Since no human being was ever created by God on this earth for any other reason than to go to Heaven (I Tim. II, 4), then the goodness of God is at work all the time, in one form or another, more or less strongly, to attract all souls towards Heaven. And if a man begins to respond to that attraction, he is bound to realize sooner or later that the mass of souls surrounding him today are either unaware of that attraction or are positively resisting it. And the more serious he may become about getting to Heaven himself, the more seriously he must wonder what are the factors in the world around him which make so many souls careless of Heaven, or at least of getting there.
Some of these factors may be immediately apparent to him, like the recent advance of unnatural vice and its triumph in the worldwide legalisation of same-sex “marriage.” Other factors he may need rather more time to appreciate because they are not so obviously opposed to virtue and because they soaked into the environment much longer ago, like living in cities or sub-cities, i.e., suburbs. Now only a fool would claim that every country-dweller is full of virtue while every city-dweller is full of vice. On the other hand country living is obviously closer to Nature than is city living, so that if Nature was created by God to be the indispensable carrier of that Supernature without which no soul can enter Heaven, then country-dwellers will, as such, be closer to God than city-dwellers, and a city-dweller wishing to get to Heaven must at least take stock of the fabric of his life in the city.
“Learn from your enemy,” said the Latins. Communism is one of the most terrible enemies ever of Catholicism, and two outstanding Communists are famous for their hatred of country-dwellers, or peasants. For Lenin (1870–1924), leader of the Russian Revolution in 1917, a major obstacle in the way of the godless Revolution was the old-fashioned peasant, rooted in the earth, profoundly aware of his nothingness as a creature surrounded by the mystery of Creation on which he depended, whereas the city-dweller living in an artificial and man-made world of factories, machines, and human robots, a world laden with various kinds of resentment (raging against the rain is an exercise in futility while “road rage” is growing all the time), was wholly apt for Revolution (here is why de Corte says modern politicians are constantly promising “change”).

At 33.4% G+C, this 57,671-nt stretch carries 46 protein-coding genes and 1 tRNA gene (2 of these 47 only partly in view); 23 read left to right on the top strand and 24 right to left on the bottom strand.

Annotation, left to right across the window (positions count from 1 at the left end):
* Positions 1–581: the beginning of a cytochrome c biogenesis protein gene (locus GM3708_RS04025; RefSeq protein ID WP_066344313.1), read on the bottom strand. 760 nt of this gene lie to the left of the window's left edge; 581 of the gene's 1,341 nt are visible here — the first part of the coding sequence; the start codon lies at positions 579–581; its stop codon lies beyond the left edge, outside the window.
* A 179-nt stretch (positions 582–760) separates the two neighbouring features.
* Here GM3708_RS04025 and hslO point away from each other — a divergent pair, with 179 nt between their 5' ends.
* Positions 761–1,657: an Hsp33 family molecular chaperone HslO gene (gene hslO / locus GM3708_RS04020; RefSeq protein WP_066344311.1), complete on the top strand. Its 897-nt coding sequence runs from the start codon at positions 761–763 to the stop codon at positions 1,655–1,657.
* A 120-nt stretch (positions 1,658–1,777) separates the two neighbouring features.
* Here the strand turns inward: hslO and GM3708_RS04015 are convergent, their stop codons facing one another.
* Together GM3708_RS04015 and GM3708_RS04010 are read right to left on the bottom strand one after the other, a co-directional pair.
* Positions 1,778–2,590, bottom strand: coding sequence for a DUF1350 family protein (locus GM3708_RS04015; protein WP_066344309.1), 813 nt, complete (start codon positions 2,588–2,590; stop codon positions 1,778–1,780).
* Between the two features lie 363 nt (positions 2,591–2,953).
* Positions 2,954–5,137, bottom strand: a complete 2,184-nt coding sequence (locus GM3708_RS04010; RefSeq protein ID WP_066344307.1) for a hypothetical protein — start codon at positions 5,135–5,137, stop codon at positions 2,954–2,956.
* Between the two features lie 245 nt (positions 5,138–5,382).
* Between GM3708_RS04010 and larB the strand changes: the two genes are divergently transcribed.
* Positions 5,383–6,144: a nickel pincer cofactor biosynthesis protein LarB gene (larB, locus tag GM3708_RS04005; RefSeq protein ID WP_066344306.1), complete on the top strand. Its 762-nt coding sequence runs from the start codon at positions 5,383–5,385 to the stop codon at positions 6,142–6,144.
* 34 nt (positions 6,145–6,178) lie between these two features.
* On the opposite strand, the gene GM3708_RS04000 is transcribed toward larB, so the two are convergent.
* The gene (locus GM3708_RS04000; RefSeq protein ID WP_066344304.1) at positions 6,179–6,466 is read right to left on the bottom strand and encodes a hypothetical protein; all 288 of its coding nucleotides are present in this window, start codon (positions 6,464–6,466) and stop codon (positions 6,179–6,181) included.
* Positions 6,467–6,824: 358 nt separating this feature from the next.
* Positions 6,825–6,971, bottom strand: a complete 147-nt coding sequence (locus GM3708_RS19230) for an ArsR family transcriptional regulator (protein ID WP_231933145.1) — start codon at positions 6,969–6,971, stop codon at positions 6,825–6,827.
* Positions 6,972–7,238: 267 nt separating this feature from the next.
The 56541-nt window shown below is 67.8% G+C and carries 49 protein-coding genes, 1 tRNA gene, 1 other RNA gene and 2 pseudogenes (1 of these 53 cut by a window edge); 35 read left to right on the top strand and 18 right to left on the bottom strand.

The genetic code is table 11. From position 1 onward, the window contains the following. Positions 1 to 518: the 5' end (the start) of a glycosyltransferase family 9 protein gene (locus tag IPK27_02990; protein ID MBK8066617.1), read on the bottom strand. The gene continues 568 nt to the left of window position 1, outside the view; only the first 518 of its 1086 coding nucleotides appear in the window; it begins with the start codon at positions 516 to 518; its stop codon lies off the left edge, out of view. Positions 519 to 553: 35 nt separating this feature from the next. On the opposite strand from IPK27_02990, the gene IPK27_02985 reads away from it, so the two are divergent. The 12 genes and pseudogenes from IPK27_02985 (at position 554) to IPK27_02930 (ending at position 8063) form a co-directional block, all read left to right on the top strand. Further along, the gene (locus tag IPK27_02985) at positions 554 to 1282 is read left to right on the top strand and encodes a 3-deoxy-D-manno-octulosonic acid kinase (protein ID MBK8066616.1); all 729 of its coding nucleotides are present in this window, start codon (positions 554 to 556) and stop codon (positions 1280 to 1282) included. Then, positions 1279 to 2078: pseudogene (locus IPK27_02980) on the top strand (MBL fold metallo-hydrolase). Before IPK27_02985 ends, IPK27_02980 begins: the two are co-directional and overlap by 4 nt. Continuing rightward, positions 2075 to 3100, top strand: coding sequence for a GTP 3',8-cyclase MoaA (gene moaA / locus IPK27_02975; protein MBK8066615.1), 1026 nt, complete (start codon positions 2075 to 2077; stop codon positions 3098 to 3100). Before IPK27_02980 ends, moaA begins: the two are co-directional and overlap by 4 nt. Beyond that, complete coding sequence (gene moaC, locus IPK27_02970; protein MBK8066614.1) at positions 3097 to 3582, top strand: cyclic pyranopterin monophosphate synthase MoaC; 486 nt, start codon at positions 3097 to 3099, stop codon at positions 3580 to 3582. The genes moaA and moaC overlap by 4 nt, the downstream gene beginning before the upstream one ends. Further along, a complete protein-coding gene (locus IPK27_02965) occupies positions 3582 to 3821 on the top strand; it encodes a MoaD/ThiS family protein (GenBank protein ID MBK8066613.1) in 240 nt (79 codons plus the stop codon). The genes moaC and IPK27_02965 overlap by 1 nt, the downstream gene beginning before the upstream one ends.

For Antonio Gramsci (1860–1937), master of the Revolution’s key transition after Lenin and Stalin from “hard” Communism to “soft” Globalism, the peasantry represented likewise a redoubtable enemy which the Revolution had to overcome. With its “common sense” and its “natural order” the peasantry had been the foundation of a whole system of values that had to go. Religion, family, homeland, army, nature, culture, had to give way to a whole new way of thinking in accordance with a New World Order. To shift men away from their old mentality, their total culture was to be subverted no more by a violent assault upon their economics, but by a “march through the institutions,” all their institutions. The Revolution would remould their education, arts, entertainment, news, sports, etc., every feature of their culture in the broadest sense, to undermine the total way of life previously embodied in the peasantry. And Gramsci’s Revolution has so succeeded in overthrowing the old natural order that the farmers now working the land are so dependent on machines and the banksters that they are hardly peasants in the old sense any more.
But the Revolution today is such outright war on “everything that calls itself God” that there is no possible human way of reconstructing any peasantry to stand up to it. The best possible peasantry, merely as such, is not the solution. The problem is not merely cultural. The real problem is our apostasy from God. The real solution starts with prayer, which the seemingly almighty Revolution is nevertheless powerless to stop.